Cossack costume?  (Etruscan, Tartar, Mongoloid?)

Cossack costume? (Etruscan, Tartar, Mongolian?) No, it’s simply a crocheted wool caftan–a guaranteed party stopper.

I’ll admit, he does seem to be having fun– but this model has a history of being a good sport (he had the four-color mohair cowboy hat in the last picture from the previous post).  Unfortunately, he succumbed to heat stroke shortly after this picture was taken.  Then he made a partial recovery, wandered off into the woods, and was shot by some hunters who mistook him for a rare squid/yeti/walrus hybrid.  He remained on display in the California Academy of Sciences Natural History Museum for years (in this same position, ironically) before the mistake was discovered.

 N-n-n-nice doggy...

Oh dear god!

Actually, this is a friendly canine, crocheted of yarn spun from the sheared fur of a generous poodle.

It’s a dog, made of dog.  Very… clever, I guess.  But look at his feet!  Somebody lopped off his paws and didn’t even have the decency to cauterize the wounds!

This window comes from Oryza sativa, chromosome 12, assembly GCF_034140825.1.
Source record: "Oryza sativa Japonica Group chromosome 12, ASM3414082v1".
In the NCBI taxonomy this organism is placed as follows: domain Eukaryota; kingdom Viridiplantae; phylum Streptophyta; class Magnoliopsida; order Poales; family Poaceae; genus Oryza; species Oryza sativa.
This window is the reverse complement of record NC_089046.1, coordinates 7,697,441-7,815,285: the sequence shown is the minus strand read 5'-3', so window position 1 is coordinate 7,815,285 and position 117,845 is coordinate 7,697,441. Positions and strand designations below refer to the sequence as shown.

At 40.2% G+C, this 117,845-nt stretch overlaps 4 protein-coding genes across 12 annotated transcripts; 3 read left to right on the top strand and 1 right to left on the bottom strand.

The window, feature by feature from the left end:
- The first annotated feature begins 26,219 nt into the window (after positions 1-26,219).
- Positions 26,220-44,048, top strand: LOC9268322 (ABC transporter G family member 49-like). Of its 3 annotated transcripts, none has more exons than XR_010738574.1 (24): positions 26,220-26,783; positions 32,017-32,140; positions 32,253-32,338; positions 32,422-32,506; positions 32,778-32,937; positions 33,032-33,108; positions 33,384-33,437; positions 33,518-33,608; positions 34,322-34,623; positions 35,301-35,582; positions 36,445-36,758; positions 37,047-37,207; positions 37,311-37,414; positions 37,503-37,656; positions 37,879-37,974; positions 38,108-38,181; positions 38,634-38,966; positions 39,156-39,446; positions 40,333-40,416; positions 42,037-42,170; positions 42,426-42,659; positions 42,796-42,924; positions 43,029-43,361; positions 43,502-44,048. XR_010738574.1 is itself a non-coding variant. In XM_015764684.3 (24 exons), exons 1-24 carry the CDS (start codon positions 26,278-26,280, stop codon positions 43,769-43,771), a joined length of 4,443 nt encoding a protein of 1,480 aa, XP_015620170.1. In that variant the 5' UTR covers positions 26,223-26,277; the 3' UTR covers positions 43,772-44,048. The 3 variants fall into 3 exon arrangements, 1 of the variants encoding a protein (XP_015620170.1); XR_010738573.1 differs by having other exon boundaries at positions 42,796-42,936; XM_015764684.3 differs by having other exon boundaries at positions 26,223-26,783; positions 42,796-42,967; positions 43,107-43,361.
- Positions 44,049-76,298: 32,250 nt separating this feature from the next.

And speaking of animal cruelty:

For years, Mrs. McDonald refused to acknowledge that there was something… unusual about her husband’s proclivities.  So what if he spent most of his nights out in the barn?  The sheep just needed special attention sometimes, as he told her again and again.  She paid no mind when some of the ewes developed a strong aversion to him.  The smell of lanolin on his breath was a little disconcerting, but she could live with it.  It was only after he presented her with this vest and told her it was “the purtiest negligee you ever wore” that she realized the truth.  She snapped, as you can see.

California Victorian home and a palm tree.

Tree: Are we cozies?
House: Are we what?
Tree: You know, cozies–puffy little covers that people put over toasters and teapots to make them look whimsical.
House: Oh.  No, we’re not cozies.  We’re a centerpiece.
Tree: But, doesn’t that mean that our entire purpose in life is to sit here on this table and look ugly?
House: Pretty much, yeah.
Tree: I see. (Falls over.)

Well, I’ve had about as much whimsy as I can stand for the evening.  Tune in next time to see some things that I’ve crocheted.  It’s not pretty, but as long as it’s prettier than this stuff, I’m happy.